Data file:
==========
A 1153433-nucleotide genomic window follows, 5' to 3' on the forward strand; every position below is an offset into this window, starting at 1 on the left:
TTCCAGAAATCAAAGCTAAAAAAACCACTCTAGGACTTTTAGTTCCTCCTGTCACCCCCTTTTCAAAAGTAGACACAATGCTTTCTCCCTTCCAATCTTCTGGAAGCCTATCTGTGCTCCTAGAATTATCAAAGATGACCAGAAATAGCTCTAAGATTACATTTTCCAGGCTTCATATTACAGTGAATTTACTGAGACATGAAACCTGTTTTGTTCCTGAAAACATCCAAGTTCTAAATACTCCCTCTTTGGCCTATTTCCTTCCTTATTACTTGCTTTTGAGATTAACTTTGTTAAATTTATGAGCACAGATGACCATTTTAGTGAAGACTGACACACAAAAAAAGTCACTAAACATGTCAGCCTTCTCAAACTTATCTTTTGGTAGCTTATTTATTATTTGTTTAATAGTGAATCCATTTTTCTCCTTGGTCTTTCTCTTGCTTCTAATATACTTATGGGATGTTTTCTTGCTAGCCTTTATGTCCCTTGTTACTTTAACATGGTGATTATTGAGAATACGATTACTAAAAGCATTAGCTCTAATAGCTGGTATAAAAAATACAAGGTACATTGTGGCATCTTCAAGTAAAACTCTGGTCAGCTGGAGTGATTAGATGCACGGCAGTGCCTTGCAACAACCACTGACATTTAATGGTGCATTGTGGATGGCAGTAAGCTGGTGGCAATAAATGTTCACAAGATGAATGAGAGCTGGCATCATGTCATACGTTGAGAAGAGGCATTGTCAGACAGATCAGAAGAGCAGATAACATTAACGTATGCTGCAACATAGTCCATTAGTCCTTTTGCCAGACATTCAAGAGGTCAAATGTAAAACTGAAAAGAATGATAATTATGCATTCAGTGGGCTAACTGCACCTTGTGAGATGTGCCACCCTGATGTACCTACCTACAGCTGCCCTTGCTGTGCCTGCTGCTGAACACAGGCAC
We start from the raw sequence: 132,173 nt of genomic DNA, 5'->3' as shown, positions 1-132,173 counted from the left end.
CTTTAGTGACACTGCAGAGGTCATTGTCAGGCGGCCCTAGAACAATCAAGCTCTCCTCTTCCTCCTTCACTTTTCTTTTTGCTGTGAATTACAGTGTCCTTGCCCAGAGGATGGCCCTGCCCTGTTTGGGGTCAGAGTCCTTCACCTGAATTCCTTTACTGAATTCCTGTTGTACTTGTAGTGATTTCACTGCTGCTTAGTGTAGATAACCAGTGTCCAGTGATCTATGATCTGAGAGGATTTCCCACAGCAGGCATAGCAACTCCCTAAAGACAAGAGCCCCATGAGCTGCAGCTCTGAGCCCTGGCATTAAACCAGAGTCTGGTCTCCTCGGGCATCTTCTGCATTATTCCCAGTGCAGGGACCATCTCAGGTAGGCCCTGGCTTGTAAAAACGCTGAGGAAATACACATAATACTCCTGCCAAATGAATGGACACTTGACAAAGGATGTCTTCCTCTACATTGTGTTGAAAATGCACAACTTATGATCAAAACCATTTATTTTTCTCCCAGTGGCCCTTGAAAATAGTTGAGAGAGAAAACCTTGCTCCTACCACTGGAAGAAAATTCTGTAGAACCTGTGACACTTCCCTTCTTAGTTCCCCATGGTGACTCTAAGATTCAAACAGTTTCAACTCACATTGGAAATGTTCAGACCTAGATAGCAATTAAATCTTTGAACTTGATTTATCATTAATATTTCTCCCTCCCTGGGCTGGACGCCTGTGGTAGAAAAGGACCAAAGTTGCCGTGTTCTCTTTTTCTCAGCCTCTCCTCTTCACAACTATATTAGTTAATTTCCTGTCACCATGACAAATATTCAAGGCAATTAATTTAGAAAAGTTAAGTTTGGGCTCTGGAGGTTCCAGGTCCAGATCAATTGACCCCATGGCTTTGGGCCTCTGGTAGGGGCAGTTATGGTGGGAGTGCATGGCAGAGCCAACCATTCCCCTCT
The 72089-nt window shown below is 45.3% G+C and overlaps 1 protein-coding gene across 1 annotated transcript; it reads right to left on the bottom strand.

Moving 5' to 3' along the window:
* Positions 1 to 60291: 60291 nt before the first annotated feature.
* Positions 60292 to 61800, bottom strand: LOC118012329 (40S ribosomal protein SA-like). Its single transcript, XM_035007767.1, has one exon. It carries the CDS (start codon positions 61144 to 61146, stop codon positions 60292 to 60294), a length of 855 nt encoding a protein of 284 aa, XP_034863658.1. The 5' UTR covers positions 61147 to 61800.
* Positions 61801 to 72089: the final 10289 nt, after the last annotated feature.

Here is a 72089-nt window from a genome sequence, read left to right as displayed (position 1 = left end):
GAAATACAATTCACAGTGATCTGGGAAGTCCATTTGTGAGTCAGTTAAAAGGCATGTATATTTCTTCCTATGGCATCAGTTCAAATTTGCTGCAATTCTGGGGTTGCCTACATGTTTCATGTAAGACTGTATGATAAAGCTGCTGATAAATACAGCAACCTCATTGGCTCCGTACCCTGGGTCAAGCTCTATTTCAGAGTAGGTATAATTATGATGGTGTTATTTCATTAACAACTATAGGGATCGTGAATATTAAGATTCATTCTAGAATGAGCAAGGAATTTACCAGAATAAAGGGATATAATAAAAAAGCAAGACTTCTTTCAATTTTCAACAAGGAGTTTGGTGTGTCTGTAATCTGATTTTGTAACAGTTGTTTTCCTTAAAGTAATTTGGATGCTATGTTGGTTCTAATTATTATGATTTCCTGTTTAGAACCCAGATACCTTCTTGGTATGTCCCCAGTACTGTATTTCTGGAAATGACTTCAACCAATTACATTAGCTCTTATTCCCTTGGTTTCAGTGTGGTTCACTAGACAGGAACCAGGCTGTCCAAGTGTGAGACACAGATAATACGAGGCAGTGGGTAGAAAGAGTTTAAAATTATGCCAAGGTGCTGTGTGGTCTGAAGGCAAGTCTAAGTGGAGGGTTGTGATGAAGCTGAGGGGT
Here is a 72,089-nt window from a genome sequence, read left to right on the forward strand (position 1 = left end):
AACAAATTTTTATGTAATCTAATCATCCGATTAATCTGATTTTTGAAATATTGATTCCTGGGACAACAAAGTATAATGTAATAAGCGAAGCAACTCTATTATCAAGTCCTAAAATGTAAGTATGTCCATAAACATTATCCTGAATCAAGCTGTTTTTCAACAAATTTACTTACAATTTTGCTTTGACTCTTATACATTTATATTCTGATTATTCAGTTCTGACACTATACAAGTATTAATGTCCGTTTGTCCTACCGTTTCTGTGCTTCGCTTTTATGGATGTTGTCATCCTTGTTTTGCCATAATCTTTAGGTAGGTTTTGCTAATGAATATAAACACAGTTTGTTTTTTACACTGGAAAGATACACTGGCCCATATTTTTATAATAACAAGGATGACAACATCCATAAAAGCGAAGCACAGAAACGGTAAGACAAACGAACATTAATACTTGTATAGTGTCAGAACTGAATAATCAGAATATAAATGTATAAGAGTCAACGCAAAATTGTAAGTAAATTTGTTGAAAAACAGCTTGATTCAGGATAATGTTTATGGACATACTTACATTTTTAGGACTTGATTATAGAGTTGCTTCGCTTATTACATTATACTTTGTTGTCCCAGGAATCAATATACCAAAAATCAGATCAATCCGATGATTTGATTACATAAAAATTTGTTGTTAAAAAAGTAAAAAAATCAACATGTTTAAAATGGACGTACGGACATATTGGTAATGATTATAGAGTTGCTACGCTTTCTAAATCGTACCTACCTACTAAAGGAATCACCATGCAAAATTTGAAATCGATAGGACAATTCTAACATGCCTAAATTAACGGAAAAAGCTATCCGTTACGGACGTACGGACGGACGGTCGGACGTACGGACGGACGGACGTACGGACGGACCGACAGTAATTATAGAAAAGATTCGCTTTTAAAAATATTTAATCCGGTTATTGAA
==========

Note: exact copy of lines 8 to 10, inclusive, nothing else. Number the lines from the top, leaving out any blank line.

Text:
* Positions 60292 to 61800, bottom strand: LOC118012329 (40S ribosomal protein SA-like). Its single transcript, XM_035007767.1, has one exon. It carries the CDS (start codon positions 61144 to 61146, stop codon positions 60292 to 60294), a length of 855 nt encoding a protein of 284 aa, XP_034863658.1. The 5' UTR covers positions 61147 to 61800.
* Positions 61801 to 72089: the final 10289 nt, after the last annotated feature.

Here is a 72089-nt window from a genome sequence, read left to right as displayed (position 1 = left end):